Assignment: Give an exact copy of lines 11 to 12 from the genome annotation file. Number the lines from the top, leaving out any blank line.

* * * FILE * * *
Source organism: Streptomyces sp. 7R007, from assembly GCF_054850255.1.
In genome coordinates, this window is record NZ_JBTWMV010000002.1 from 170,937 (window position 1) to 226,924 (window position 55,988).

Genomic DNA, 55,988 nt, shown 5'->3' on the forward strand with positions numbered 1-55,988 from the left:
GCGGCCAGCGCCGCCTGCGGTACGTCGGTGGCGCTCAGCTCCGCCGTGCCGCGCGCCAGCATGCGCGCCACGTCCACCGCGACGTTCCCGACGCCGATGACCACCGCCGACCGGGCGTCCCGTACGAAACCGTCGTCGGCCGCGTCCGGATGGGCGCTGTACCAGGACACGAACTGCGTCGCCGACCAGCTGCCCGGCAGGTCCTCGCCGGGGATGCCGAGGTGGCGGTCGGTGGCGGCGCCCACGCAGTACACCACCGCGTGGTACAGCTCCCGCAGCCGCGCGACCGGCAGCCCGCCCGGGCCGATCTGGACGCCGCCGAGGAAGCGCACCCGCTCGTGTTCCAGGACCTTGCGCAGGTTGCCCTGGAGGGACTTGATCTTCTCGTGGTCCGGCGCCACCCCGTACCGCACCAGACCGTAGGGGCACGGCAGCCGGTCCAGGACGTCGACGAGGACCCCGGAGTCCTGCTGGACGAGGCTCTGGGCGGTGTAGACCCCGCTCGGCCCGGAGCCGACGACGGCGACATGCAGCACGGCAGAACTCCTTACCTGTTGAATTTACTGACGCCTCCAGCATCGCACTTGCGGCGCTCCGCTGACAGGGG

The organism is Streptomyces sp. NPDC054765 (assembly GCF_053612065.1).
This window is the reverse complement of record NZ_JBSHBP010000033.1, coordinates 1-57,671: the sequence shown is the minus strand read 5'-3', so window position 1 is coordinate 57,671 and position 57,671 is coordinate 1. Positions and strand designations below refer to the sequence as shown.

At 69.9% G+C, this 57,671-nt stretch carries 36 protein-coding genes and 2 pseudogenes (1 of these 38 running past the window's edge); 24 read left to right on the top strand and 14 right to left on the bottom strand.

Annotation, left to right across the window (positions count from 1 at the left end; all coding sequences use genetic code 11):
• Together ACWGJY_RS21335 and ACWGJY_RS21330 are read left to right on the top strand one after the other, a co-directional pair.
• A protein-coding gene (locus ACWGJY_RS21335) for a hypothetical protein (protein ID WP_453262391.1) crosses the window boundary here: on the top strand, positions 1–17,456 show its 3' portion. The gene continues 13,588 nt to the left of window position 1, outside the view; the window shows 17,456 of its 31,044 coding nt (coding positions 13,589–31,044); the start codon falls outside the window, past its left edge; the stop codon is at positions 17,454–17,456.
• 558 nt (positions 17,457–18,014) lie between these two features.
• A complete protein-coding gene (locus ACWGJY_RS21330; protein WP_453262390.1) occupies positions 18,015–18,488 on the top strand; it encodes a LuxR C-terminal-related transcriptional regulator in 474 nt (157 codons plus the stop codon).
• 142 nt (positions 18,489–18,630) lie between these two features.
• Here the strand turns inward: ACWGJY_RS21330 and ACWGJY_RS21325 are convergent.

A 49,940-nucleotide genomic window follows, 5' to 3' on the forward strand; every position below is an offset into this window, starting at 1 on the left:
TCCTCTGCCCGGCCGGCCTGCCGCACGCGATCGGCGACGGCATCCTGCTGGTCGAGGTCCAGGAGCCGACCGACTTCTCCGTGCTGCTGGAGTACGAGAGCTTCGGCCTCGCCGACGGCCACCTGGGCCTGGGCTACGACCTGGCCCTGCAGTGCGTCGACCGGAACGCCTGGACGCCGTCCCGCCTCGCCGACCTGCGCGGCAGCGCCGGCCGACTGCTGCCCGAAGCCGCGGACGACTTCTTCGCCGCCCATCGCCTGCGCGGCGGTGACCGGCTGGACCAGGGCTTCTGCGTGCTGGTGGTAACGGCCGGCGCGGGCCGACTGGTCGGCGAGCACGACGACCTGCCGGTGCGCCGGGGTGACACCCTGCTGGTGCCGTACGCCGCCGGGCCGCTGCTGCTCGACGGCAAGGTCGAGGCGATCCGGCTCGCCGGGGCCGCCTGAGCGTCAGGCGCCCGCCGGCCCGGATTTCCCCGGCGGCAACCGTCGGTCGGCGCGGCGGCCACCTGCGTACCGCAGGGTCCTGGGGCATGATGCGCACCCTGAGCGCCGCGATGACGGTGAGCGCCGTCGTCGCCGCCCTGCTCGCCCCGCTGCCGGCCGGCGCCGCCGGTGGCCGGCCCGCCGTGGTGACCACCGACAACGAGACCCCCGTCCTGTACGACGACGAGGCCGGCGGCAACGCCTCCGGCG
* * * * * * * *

• 558 nt (positions 17,457–18,014) lie between these two features.
• A complete protein-coding gene (locus ACWGJY_RS21330; protein WP_453262390.1) occupies positions 18,015–18,488 on the top strand; it encodes a LuxR C-terminal-related transcriptional regulator in 474 nt (157 codons plus the stop codon).